"The inspiration is simple, it's the kids and for me to be able to be a part of something that's so special and for these kids to be able to get direct contact with me," he says. "It means a lot to me, and it's pretty cool we're able to do things like have a field trip to Cedar Point and take them places for their reward for doing so many great things in school. I'm happy to have such a great program." he says. "It means a lot to me, and it's pretty cool we're able to do things like have a field trip to Cedar Point and take them places for their reward for doing so many great things in school. I'm happy to have such a great program."
As the families dine on food supplied by Old Carolina BBQ Company, Jennings CLC principal Rochelle Brown-Hall effuses about the program's ability to get kids who'd had trouble in school to focus. She compares it to LeBron's homecoming letter where he noted that in Northeast Ohio, "nothing is given, everything is earned."
"They do very nice things for them but they also hold them accountable academically," says Brown-Hall. "It's interesting, there is one young lady here who wasn't doing her best and then they didn't allow her to go on a field trip and now she's doing a whole lot better. So most of them do well in the first place, but the idea that the Foundation has that impact has made a difference."
Indeed, as the oldest kids, the sixth graders, moved into middle school, LJFF added a service component. Recently they went to the Richard Howe House in downtown Akron where they cleaned trash, weeded, mulched and otherwise beautified the grounds around the historic Erie Canalway building. Earlier in the year they attended a University of Akron football game, then helped clean up the stadium afterwards.
Tiffany Taylor's seen the change in her son Jayden just in this year, in which he's won a BUG (Bringing Up Grades) and a citizenship award.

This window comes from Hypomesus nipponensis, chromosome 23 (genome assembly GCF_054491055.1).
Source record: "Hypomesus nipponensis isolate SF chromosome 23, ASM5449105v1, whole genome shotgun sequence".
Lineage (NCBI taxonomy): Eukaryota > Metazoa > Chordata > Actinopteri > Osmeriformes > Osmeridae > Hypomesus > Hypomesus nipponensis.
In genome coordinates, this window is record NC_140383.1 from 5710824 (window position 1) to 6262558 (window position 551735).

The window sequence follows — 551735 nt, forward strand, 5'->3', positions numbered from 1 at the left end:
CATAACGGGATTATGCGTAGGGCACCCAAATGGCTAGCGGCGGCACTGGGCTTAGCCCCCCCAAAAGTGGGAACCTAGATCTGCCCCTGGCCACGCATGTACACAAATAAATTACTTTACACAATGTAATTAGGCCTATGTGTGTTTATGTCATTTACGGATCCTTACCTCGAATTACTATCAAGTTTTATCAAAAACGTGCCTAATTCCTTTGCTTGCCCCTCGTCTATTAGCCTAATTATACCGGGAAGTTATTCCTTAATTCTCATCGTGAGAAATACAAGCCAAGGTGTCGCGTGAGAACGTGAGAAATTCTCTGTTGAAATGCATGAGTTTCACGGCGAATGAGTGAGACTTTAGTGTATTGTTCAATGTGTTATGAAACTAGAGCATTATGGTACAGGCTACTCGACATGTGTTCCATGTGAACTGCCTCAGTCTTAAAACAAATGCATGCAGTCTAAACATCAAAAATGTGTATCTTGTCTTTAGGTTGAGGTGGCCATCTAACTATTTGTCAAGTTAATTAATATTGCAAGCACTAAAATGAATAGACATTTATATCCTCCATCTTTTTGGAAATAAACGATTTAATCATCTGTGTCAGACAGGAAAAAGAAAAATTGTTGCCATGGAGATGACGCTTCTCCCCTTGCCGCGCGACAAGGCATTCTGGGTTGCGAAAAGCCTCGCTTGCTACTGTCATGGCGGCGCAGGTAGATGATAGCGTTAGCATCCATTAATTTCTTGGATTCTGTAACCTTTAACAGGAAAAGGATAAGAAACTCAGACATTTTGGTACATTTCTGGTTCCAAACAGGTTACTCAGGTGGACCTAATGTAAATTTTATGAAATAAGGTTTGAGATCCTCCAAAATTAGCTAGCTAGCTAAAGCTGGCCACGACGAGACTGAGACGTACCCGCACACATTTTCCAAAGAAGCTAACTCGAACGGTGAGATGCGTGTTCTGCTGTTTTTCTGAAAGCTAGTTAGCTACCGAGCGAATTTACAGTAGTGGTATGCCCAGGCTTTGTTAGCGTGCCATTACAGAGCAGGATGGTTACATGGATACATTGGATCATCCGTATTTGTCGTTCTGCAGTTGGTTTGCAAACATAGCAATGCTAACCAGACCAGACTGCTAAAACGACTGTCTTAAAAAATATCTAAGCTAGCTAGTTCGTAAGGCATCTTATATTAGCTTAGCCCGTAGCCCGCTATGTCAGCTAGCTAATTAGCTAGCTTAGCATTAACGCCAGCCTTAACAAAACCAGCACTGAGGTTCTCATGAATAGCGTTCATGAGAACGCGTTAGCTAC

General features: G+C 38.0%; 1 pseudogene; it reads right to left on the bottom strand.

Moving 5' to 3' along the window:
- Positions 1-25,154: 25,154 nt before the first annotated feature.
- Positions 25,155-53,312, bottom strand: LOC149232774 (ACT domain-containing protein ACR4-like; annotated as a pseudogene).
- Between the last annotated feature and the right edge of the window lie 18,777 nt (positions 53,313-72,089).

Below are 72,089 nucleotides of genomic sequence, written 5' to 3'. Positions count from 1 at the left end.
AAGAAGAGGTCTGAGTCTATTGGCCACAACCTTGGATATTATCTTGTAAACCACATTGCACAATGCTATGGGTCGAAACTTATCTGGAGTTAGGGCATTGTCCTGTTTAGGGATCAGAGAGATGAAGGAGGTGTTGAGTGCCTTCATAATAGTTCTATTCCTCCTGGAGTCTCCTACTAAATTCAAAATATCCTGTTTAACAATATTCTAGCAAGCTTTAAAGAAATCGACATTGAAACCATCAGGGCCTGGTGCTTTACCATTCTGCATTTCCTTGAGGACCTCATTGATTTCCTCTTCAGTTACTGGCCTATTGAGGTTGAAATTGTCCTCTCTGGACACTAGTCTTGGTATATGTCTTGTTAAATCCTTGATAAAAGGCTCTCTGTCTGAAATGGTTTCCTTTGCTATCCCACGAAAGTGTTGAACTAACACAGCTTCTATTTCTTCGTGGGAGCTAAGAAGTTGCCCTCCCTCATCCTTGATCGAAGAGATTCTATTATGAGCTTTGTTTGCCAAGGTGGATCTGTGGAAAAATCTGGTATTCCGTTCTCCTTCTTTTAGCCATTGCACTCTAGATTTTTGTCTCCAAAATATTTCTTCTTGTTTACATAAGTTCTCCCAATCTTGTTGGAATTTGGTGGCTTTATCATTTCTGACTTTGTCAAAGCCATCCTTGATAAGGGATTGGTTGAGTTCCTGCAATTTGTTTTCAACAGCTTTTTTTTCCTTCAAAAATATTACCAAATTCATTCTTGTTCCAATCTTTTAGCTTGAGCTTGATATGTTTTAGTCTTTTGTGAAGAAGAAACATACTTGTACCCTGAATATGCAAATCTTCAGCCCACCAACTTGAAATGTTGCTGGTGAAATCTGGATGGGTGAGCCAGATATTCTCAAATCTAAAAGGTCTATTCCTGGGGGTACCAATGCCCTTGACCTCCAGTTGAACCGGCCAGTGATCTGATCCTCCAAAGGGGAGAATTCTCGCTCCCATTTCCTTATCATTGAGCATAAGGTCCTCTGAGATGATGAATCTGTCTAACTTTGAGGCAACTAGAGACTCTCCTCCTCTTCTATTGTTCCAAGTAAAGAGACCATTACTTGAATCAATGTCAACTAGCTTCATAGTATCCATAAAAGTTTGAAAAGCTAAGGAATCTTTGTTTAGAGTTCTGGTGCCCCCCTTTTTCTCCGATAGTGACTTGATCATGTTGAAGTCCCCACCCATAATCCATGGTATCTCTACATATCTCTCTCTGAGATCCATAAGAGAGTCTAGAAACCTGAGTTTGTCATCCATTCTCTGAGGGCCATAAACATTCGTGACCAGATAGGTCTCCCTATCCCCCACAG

"He'd been bugging me ever since we got to Friday he wanted to get here," says Taylor at the Jennings monthly event. "I said, 'Jayden, I know why you're excited — you think Mr. LeBron is going to be there.' And he said 'No, I just want to go.' He likes answering the questions and being around other kids."
Before the door prizes are handed out and the $1,000 grocery tab to Giant Eagle is awarded (once a month to someone spotted sporting a Just Cling It sticker on their house or car), the kids, sporting their "I Promise" wristbands, gather at the front of the auditorium to recite their pledge to LeBron and his pledge to them.
They promise him they will go to school, be respectful to their parents, teachers and peers, be active and make good decisions. In return, he promises them that he will be the best role model he can be, on and off the court.
"This is the promise between LeBron
and his kids," Rosa says turning over one of the bands in her hands. "They know what this means. Every time we're together, every time he's with them, we always say the promise. I failed a test, I can do better, but there is going to be another test, and this isn't the end."
Before the Foundation, most of James' successes have come around basketball or marketing ventures, like Beats Audio. His association with Akron basketball coach Keith Dambrot in high school helped the Akron native overcome an unfortunate incident at Eastern Michigan that blackballed him among the college coaching community.
Since taking over Akron's head coaching reins in 2004, Dambrot's led the team to 10 straight 20-plus win seasons, made three NCAA tournaments and three NIT tourneys, making it to the second round three times. He's consistently fielded the best college basketball team in Northeast Ohio since Kevin Mackey's heyday at Cleveland State in the '80s.
LeBron has lent his hand, not only making Nike's sponsorship of the Akron basketball team part of his contract but by making frequents guest appearances. He used to host his summer basketball camp on the Akron campus and still can be found hooping it up on campus.
"They changed the rules so he can't do his camps here, but he still comes around to open gyms a couple times each summer and plays with our guys. This year he brought his two sons to one of our games," says Akron athletic director Tom Wistrcill. "Having him tied to our athletic department and our basketball program is hugely beneficial to everything we're trying to do."
Of course, St. Vincent-St. Mary received a whole new gym 18 months ago, courtesy of James, and, like University of Akron, their sports uniforms are provided by Nike. St. V's basketball coach Dru Joyce, now into his 13th year, has turned the success he had leading James' AAU team, the Shooting Stars, into an annual tournament in Akron.